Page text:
Moorland Prison: Drugs:Written question - 258913

Q
(Chingford and Woodford Green)
Asked on: 03 June 2019
Ministry of Justice
Moorland Prison: Drugs
Commons
To ask the Secretary of State for Justice, what proportion of random tests returned a positive result for psychoactive substances at HMP Moorland in each of the last 12 months.
A
Answered by: Robert Buckland
Answered on: 17 June 2019
Holding answer received on 11 June 2019

The Government publishes an Annual Digest that provides a range of detailed statistics and measures for prisons and probation for the financial year, including data on drug tests and finds.

The latest publication covering the 17/18 financial year is available at: https://www.gov.uk/government/statistics/annual-hm-prison-and-probation-service-digest-2017-to-2018. Figures on the proportion of positive results for random mandatory drugs tests and the number of incidents where drugs were found for the 17/18 financial year are provided in the table below:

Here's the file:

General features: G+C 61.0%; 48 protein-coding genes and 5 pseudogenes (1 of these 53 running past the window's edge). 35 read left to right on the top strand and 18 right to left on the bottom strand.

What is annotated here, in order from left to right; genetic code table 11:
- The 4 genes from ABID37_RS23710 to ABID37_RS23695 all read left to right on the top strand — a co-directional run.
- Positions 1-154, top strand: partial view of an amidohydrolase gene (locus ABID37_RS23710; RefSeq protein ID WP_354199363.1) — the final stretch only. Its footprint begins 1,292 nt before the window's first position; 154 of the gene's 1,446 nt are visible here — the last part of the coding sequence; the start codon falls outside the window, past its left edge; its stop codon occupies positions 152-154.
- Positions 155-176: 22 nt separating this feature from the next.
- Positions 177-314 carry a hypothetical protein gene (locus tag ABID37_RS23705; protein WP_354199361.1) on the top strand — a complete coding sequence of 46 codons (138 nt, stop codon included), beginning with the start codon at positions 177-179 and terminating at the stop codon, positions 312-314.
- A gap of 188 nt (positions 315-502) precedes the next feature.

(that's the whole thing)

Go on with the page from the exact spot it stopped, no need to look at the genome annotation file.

Positive Random Mandatory Drugs Tests and Drug Finds for the 12 months to March 2018

Prison

Proportion of positive results for psychoactive substances

Number of incidents where drugs were found

HMP Hull

16%

232

HMP Humber

26%

277

HMP Isis

15%

144

HMP Leeds

23%

456

HMP Lindholme

26%

208

HMP Moorland

25%

133

HMP Nottingham

21%

120

HMP Ranby

29%

274

HMP Wealstun

35%

86

HMP Wormwood Scrubs

11%

73

We do not publish monthly breakdowns, however, further information about the proportion of positive results for random mandatory drugs tests can be found by selecting table 7.4 in the ‘Chapter 7 tables – Random mandatory drug testing’ link’.

Further information about the number of incidents where drugs were found can be found by selecting table 9.2 in the ‘Chapter 9 tables – Finds in prison’ link.

These prisons are also part of the 10 Prisons Project which aims to reduce violence in 10 of our most challenging prisons by reducing the supply of drugs; restoring basic decency and providing the training and support for prison officers to challenge the behaviour that drives violence. The project received an initial £10 million funding to improve security and decency, and bolster leadership capability over a 12-month period.

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